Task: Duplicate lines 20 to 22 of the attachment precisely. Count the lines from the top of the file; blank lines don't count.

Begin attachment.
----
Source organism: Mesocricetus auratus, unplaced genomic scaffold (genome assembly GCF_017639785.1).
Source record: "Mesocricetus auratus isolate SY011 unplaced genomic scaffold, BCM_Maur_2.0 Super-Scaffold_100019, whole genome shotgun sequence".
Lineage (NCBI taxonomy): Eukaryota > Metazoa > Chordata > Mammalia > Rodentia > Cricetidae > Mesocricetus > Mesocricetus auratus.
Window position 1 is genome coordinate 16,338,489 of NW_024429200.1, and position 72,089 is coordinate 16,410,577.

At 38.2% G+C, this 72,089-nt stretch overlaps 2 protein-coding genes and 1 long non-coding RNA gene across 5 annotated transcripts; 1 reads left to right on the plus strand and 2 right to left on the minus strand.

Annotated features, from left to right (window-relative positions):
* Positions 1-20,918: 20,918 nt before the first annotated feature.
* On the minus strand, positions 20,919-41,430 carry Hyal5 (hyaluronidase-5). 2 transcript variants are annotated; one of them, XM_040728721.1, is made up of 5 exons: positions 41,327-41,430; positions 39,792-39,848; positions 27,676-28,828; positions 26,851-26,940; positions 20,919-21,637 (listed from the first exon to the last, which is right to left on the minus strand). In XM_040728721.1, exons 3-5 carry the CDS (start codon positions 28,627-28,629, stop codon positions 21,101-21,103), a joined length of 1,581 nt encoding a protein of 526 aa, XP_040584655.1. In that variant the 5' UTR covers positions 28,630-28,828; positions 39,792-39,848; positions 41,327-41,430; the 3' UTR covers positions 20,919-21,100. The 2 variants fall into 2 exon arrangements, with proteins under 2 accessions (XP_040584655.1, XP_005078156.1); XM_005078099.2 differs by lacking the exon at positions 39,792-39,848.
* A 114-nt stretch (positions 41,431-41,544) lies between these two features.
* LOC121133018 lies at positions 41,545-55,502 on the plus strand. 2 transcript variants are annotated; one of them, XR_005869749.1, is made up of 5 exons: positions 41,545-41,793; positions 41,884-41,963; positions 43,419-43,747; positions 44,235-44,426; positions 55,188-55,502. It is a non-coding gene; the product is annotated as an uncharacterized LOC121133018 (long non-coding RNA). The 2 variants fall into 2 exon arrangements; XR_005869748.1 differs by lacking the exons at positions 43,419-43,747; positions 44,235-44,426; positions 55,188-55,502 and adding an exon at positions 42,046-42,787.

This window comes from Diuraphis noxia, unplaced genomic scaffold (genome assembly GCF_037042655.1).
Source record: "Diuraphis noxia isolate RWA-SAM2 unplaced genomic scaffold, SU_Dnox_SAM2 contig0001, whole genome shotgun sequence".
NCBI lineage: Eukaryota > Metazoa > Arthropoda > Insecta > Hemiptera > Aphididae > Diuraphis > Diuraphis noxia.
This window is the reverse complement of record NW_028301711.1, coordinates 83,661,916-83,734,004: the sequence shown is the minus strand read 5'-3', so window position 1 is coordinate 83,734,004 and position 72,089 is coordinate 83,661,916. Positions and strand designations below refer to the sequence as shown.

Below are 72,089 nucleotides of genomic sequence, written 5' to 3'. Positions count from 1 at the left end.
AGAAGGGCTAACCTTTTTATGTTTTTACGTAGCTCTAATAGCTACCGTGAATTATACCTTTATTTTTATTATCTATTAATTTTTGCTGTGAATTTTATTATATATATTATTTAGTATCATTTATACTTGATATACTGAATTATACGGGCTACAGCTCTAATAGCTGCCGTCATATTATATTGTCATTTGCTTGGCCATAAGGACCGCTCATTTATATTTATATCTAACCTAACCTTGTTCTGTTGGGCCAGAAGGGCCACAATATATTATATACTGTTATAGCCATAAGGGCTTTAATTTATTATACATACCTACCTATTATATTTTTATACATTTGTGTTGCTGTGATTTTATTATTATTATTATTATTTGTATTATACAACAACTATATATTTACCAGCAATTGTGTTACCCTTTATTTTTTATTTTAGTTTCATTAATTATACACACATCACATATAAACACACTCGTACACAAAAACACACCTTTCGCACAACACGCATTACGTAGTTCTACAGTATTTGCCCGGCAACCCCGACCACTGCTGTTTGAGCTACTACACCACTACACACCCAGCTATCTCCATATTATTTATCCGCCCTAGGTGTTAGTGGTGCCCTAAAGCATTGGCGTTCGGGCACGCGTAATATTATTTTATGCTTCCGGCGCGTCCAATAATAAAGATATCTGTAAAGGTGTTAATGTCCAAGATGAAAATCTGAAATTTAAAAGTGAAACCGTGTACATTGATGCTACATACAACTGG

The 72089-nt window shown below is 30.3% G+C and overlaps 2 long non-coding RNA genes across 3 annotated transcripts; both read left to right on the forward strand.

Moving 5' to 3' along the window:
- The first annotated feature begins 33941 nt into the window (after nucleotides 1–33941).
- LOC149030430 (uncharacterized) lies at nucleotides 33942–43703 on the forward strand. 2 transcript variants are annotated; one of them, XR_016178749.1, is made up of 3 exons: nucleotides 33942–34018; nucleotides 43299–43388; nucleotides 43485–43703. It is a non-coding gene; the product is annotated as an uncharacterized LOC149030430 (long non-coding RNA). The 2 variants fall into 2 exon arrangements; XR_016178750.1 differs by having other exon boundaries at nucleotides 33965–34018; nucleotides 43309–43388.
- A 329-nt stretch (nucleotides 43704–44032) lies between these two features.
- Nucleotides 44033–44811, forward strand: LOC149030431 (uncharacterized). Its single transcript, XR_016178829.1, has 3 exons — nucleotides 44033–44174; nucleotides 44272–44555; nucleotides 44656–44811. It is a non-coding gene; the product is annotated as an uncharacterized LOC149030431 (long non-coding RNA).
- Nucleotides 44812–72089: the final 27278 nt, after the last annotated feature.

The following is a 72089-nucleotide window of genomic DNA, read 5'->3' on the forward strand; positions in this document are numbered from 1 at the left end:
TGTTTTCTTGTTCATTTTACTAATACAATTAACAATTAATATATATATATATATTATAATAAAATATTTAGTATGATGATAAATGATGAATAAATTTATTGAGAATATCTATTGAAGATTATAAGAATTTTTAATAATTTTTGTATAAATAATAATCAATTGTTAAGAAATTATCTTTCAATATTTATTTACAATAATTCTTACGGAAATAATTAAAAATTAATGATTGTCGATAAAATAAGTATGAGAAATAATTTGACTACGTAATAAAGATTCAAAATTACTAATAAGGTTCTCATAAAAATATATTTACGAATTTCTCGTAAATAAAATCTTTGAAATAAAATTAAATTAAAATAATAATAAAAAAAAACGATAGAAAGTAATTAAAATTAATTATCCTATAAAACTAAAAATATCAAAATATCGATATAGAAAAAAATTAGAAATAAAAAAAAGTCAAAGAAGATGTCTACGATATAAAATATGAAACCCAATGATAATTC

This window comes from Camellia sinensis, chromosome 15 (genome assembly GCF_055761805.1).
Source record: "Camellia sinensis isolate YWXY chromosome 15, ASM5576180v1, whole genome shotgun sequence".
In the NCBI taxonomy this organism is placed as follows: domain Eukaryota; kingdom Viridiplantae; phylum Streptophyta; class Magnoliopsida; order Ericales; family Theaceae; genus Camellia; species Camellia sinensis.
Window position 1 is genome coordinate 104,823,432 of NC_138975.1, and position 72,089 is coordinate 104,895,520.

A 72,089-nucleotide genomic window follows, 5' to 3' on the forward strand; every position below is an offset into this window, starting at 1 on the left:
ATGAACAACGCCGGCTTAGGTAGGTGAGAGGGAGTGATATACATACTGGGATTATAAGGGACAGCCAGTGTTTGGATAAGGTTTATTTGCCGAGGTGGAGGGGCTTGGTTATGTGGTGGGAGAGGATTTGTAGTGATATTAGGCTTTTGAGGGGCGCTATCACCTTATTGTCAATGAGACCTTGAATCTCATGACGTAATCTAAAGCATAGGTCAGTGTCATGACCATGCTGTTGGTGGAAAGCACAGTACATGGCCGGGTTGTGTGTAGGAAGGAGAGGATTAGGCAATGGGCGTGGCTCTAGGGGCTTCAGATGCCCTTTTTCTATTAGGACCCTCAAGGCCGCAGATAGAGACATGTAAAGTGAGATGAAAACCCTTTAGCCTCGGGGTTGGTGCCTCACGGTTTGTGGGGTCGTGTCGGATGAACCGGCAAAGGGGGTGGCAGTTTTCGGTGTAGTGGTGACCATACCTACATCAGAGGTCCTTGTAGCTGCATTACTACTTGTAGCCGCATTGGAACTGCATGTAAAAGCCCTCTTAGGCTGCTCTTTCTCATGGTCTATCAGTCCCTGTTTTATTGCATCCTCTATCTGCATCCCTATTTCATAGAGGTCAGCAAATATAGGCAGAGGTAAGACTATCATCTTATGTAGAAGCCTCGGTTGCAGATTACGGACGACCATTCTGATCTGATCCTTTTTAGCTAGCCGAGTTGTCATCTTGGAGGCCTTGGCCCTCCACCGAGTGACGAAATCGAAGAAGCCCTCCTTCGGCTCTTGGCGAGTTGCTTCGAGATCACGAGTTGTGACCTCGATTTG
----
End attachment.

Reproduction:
- LOC149030430 (uncharacterized) lies at nucleotides 33942–43703 on the forward strand. 2 transcript variants are annotated; one of them, XR_016178749.1, is made up of 3 exons: nucleotides 33942–34018; nucleotides 43299–43388; nucleotides 43485–43703. It is a non-coding gene; the product is annotated as an uncharacterized LOC149030430 (long non-coding RNA). The 2 variants fall into 2 exon arrangements; XR_016178750.1 differs by having other exon boundaries at nucleotides 33965–34018; nucleotides 43309–43388.
- A 329-nt stretch (nucleotides 43704–44032) lies between these two features.
- Nucleotides 44033–44811, forward strand: LOC149030431 (uncharacterized). Its single transcript, XR_016178829.1, has 3 exons — nucleotides 44033–44174; nucleotides 44272–44555; nucleotides 44656–44811. It is a non-coding gene; the product is annotated as an uncharacterized LOC149030431 (long non-coding RNA).